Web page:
One of the most arrogant political blunders of all time was made at the Deborah Hotel in Tel Aviv on the night of the election on June 29, 1981. The Alignment Party, led by Shimon Peres, had rented a hall for its election night headquarters, and party members waited tensely for the television announcement of the winner.
Toward the end of the night, the television polls pointed to a slight margin in favor of the Alignment, and Peres, against the advice of his colleagues, hurried to celebrate the apparent victory. He postured in front of the media that his party had received a "moral mandate to lead the nation." The size of the farce was revealed a few hours later when the real results were announced: The Likud had defeated the Alignment by one mandate, and Menachem Begin was returned as prime minister.
The Alignment's electoral failure was only one in a long chain of political, public and cultural events hosted by the Deborah Hotel since it opened in the summer of 1964. It was built by the Knoll brothers, Jewish businessmen from Venezuela who sought to create a hotel for the religious public. The design was by architect Yitzhak Toledano, who also planned the Ohel Yehuda Synagogue in Tel Aviv, known as the shell, the Pan American Hotel in Bat Yam and the San Tropez in Eilat. The distinct character of the hotel was expressed in its large event halls, elegant synagogue and private mikveh (ritual bath ). A large mosaic of a seven-candled menorah and illustrations of the 12 tribes of Israel by artist Alex Segal adorned the front of the building on Ben Yehuda Street.
But the hotel's pleasant modernist architecture - clean lines, a play on the three dimensionality of mass and the cosmopolitan, luxurious and modern freedom it symbolized - has been lost over time. The open terraces with a view were closed, the mosaic cracked, and it seems that the entire building, overlooking a main road on the Tel Aviv shore, desperately needs renovation.
But back in the 1960s, Deborah was a landmark. The decade proved a turning point in Tel Aviv tourism. The city grew quickly, accompanied by a large stream of visitors from abroad who came to witness the achievements of the young country up close. At that time there was only one deluxe hotel in the city. Brothers Emanuel, Shraga and Feivel Knoll wanted to build an especially elaborate hotel providing services to the religious and ultra-Orthodox public. They acquired a plot of land on the corner of Ben Yehuda and Gordon streets, and invested more than $1 million in construction.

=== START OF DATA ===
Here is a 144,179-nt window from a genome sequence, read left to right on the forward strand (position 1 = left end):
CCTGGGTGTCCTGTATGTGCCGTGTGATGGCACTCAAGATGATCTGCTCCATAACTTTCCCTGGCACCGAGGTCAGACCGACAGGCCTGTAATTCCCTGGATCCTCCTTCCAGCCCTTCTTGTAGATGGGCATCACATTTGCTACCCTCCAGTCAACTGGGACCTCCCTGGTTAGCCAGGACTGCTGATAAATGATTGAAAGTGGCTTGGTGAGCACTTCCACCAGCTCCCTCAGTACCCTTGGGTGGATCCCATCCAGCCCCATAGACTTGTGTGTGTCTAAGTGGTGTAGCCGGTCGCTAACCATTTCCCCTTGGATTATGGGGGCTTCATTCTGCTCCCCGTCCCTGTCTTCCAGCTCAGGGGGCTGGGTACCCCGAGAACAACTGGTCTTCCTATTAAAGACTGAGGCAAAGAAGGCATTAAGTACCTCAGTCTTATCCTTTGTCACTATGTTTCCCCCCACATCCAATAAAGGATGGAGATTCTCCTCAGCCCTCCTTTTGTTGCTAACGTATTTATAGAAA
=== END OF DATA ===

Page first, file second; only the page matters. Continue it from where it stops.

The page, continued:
The first kosher hotel in Israel was awarded broad media coverage from the domestic and foreign press, including a long article in Time magazine: "Every Friday at sundown," the Time correspondent wrote, "the telephone operators at Tel Aviv's sleekly modern Hotel Deborah close down the switchboard. Guests at writing desks in the lobby put away pens and snuff out cigarettes. Desk clerks lock up the cash register. For the Orthodox Jew, all servile work is forbidden on the Sabbath - and the rule is strictly observed at the Deborah, the world's largest strictly kosher hotel." The article also mentioned that the hotel was named for the mother of its owners, who was shocked by the desecration of the Sabbath in other Tel Aviv hotels and insisted on staying in a first-class place where Jews could sleep with a clear conscience, her sons told the writer.
The article cites a rival hotelier who criticized the strict adherence to religious law at the Deborah and called it "a synagogue with bedrooms," which wasn't far from the truth. Along with separate kitchens for milk and meat dishes, the hotel contained a ritual bath, a large synagogue where services were held three times a day, a Sabbath elevator (that stopped on each floor automatically ), and a hair salon specializing in wigs. Sarah Berman, the mythological manager of the hotel, was, according to one Israeli journalist, a personality with "great charm and dignity." She trained her staff in all the aspects of a hotel catering to religious people, based on her experience at the kosher Edelweiss Hotel in St. Moritz, Switzerland.